Mutual collaboration is needed for bringing Serbian market closer to EU rules and practices. Therefore, FIC regularly shares its analysis of proposals for policy reforms with EU institutions, Serbian Government as well as all other important stakeholders. In our focus today are, among other things, structural reforms and strengthening of the tax administration
Serbia needs to speed up the reforms and accelerate accession negotiations if it wants to catch up with EU level of economic development says Yana Mikhailova, President of the Foreign Investors Council. Each year, for the last five years, FIC regularly engages in a dialogue with the EU institutions, with the aim to assist the process by offering its analyses and recommendations on improvement of economic policies.
What do you see as the most important value of the exchange of views between FIC and EU representatives for the Serbian EU accession process?
The traditional dialogue with EU institutions that FIC has for five years now is a very important step for gaining and sharing most updated information regarding business climate in Serbia. FIC believes that it is of crucial importance that Serbia uses this momentum to accelerate reforms. By engaging in direct communication with representatives of various EU institutions as well as Serbian Government, and sharing deep understanding of both EU and Serbian markets, we provide active support to the process of EU integration and thus can help the acceleration of reforms. European institutions were as always encouraged to actively support Serbia, because mutual collaboration is needed for bringing Serbian market closer to EU rules and practices.
How this dialogue evolved over the last five years and what were the most tangible effects so far?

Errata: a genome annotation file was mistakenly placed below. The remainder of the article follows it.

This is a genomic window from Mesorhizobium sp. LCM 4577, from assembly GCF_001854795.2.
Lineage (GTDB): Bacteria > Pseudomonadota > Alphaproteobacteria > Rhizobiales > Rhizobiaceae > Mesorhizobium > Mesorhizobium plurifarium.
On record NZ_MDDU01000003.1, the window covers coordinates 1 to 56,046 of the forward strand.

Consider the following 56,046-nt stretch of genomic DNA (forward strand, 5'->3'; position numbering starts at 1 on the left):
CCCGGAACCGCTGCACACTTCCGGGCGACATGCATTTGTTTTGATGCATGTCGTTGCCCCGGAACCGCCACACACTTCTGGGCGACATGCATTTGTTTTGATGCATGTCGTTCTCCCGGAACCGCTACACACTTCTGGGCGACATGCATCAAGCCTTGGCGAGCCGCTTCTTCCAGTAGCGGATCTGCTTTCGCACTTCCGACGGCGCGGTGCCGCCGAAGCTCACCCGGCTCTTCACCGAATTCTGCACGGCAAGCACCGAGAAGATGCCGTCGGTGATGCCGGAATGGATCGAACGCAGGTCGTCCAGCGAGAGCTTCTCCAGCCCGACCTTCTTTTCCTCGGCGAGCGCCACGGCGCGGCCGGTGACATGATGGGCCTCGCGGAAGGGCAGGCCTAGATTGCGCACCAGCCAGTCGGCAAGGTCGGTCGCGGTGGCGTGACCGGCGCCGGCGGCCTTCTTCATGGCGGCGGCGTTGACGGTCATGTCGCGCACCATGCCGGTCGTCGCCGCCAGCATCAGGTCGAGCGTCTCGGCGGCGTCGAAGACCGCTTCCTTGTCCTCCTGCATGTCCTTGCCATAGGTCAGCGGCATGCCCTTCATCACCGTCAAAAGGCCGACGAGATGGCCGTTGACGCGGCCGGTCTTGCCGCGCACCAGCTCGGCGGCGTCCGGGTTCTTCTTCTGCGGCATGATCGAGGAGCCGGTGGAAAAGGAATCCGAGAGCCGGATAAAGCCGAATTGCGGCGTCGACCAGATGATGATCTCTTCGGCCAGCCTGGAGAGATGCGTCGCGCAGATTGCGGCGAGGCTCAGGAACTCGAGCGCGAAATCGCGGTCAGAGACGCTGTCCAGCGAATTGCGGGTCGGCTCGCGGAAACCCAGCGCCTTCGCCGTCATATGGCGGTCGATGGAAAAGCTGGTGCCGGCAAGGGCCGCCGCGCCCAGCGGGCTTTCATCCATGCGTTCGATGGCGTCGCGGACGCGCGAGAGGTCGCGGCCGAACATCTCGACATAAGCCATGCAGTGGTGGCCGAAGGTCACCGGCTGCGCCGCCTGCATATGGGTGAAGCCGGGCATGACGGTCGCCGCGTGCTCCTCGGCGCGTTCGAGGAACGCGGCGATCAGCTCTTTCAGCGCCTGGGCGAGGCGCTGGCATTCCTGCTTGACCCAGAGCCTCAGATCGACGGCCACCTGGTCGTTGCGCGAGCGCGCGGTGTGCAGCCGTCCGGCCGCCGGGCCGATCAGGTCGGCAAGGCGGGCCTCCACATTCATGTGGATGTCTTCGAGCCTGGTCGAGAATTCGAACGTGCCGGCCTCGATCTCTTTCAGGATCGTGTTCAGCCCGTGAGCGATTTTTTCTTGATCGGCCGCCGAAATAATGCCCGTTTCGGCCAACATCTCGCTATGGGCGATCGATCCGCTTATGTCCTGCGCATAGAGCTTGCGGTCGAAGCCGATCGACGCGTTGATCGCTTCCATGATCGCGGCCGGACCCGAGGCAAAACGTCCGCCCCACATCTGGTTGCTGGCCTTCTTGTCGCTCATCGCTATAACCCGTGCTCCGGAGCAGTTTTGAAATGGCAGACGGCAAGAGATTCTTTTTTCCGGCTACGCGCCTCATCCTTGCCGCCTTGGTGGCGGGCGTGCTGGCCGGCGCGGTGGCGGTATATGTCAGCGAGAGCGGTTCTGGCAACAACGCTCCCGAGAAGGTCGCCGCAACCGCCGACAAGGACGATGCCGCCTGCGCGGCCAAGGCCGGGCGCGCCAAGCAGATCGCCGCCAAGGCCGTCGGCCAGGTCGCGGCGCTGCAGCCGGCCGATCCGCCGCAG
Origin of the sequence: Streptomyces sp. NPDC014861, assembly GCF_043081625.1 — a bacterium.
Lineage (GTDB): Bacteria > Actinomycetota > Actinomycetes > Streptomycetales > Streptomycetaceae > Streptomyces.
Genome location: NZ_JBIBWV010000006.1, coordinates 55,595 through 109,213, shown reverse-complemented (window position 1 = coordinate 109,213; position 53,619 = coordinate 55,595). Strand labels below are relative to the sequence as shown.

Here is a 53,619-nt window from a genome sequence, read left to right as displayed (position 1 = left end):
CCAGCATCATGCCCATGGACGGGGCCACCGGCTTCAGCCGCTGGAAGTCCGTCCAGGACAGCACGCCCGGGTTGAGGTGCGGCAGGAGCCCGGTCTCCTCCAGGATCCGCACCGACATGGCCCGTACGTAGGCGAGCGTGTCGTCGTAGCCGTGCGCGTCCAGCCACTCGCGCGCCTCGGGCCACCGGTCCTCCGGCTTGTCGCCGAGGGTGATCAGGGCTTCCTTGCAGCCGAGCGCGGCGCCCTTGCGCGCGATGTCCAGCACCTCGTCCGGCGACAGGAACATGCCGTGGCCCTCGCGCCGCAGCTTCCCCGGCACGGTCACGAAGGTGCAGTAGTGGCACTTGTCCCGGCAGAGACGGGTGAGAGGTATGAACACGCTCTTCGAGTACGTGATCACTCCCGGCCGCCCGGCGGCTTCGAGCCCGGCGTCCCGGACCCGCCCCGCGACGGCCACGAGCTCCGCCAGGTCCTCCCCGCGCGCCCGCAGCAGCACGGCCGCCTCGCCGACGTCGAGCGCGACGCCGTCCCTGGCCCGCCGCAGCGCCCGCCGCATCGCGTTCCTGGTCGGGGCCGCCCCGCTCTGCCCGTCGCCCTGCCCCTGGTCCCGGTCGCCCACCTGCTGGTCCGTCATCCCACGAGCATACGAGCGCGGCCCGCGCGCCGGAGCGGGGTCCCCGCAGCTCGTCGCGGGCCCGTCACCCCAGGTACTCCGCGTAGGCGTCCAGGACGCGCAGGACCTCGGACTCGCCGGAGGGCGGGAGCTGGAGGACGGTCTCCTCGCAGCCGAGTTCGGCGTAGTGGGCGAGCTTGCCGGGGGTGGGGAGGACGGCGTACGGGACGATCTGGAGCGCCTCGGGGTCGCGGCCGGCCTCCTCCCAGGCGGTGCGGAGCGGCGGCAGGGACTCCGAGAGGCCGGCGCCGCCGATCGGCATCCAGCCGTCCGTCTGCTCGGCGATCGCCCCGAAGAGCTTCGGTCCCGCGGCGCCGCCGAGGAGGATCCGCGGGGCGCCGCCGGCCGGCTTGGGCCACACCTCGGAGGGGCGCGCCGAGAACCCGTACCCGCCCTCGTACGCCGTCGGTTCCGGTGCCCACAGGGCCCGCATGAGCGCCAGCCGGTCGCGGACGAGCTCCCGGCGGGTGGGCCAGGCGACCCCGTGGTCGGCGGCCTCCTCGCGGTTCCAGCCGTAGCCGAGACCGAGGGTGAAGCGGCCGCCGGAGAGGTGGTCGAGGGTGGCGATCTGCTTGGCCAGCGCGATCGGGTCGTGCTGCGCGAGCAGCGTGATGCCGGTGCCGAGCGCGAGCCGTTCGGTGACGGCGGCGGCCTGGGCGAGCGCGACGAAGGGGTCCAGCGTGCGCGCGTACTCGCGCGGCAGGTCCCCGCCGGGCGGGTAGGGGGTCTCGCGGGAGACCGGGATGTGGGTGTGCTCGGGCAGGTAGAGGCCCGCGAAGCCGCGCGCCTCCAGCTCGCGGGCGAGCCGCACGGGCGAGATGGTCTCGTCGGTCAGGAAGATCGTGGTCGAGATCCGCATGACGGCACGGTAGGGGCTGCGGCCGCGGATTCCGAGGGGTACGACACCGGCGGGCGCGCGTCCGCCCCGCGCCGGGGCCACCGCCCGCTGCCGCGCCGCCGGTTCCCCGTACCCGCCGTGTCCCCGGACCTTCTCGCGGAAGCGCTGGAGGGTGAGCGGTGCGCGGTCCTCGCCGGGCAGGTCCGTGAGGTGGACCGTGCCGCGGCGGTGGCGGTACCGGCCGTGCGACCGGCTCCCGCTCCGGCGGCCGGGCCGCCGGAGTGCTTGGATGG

As every dialogue on regular basis, this dialogue of course evolved over time. In particular, exchange of information about key challenges in the Serbian business climate proved to be beneficial for the process of EU negotiations, especially when it comes to law implementation in Serbia. During the years, and as a follow up of each visit, FIC regularly and meticulously continued to share with all parties, meaning EU institutions, Serbian Government as well as all other important stakeholders, its analysis of current and future regulations providing proposals for their improvement. The most tangible results achieved so far, reflect in subsequent positive changes of many different laws important for doing business on this market. Implementation of FIC proposals would bring benefits to the citizens, the state and all investors and will definitely raise the overall business climate to a higher level. This is the ultimate goal of the Foreign Investors Council.
What was your major message for the EU interlocutors this year?
During visit this year, FIC conveyed that Serbia continues steady but moderate progress in reforms, which has secured stability, but is not enough to reach the set goal. In order to catch up with EU level of economic development – stronger economy and higher standard of living – Serbia needs to speed up the reforms and accelerate accession negotiations.
How do you see your role in accelerating the Serbian EU accession process and the pace of reforms?
FIC is ready to be a private sector focal point in the EU negotiation process. We have a unique capability to provide active support to the process of EU integration, as over 70% of FIC members come from EU and other members have footprint on EU market. Thus, FIC has deep understanding of both EU and Serbian markets and can help the smooth transition of Serbian market into EU.
What should be at the top of the Government’s list when it comes to the alignment of the business climate in Serbia with the EU standards?
Special attention needs to be devoted to achieving sustainable fiscal consolidation (structural reforms, especially privatization and corporatization of state-owned enterprises) and improving law implementation, especially in tax area (strengthening tax administration). In the discussions with EU institutions, we underlined instrumental importance of reforms in the following fields: tax, labour, trade and inspections, food safety, real-estate, digitalization& e-commerce, telecommunications, and general legal framework (specifically bankruptcy and foreign exchange regulations).